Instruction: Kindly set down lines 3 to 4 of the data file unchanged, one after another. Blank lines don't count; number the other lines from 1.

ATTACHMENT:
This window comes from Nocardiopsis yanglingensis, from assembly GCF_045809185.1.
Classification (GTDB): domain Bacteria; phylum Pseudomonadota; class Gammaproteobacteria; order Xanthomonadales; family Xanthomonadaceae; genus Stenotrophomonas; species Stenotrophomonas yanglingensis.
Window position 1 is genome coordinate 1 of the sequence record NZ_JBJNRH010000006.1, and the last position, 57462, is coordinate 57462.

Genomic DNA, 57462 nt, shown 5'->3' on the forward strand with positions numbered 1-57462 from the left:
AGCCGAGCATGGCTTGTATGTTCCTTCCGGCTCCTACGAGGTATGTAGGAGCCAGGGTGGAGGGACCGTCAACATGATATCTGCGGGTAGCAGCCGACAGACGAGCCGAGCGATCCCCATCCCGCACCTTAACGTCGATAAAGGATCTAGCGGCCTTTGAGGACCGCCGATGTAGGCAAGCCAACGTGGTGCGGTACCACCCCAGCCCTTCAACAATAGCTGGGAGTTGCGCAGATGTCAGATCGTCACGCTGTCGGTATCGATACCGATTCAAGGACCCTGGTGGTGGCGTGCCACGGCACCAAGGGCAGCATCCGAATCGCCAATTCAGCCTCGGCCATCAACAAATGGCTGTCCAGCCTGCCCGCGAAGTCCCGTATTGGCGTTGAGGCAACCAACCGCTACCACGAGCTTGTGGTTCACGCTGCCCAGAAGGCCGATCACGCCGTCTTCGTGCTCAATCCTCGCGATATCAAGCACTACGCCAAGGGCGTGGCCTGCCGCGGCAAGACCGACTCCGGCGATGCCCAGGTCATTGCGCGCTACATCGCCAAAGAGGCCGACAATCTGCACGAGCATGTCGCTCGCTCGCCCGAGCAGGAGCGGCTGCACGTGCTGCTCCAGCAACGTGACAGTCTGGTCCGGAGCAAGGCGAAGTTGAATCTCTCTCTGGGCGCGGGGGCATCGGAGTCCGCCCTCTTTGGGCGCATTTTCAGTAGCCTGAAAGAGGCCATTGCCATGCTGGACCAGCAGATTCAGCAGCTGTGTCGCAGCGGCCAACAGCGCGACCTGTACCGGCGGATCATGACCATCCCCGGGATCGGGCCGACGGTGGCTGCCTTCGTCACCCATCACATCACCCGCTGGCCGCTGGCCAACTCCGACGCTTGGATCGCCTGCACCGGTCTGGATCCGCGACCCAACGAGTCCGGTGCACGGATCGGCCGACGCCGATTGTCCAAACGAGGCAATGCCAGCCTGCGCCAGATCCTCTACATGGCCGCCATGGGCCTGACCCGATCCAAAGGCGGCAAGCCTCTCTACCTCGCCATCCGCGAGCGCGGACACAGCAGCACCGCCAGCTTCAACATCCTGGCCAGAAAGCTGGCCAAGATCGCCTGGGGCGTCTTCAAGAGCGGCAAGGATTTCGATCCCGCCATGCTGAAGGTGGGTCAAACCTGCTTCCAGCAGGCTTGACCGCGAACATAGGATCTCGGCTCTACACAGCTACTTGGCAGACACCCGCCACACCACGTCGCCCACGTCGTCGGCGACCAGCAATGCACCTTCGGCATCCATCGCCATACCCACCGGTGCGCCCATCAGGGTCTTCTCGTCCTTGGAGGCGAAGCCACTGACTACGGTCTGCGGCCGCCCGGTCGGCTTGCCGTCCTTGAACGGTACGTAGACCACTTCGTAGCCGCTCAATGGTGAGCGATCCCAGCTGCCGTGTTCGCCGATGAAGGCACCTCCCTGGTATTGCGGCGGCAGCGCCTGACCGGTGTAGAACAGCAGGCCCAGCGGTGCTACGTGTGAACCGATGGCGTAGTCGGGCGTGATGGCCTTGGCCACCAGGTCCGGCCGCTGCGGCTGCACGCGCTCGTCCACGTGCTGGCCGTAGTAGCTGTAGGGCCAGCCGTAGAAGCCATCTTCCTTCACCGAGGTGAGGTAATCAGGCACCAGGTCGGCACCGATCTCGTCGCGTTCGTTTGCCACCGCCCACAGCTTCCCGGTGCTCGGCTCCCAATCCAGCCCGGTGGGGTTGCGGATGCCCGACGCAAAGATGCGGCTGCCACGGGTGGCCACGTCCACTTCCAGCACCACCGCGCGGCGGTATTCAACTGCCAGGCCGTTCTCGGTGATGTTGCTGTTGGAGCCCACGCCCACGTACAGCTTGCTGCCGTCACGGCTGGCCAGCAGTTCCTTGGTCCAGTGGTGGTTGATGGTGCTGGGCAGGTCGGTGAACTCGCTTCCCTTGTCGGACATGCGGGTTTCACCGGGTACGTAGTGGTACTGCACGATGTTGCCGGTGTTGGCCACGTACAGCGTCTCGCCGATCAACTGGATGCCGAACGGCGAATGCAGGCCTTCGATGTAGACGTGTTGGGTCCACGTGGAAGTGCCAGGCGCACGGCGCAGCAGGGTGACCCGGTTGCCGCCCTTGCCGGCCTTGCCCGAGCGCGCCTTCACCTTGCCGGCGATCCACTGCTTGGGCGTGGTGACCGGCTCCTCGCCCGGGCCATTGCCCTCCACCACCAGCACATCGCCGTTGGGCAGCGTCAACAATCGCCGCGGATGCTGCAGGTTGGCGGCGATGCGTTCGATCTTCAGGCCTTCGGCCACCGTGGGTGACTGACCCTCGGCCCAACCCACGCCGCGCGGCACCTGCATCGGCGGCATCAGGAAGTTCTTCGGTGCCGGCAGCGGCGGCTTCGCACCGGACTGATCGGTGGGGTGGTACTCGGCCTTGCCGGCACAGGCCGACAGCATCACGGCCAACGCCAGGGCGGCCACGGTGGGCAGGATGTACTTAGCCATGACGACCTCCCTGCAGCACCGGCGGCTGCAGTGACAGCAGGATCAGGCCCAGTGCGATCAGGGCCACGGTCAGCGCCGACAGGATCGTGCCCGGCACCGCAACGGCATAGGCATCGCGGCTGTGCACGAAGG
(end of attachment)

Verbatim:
Window position 1 is genome coordinate 1 of the sequence record NZ_JBJNRH010000006.1, and the last position, 57462, is coordinate 57462.

Genomic DNA, 57462 nt, shown 5'->3' on the forward strand with positions numbered 1-57462 from the left: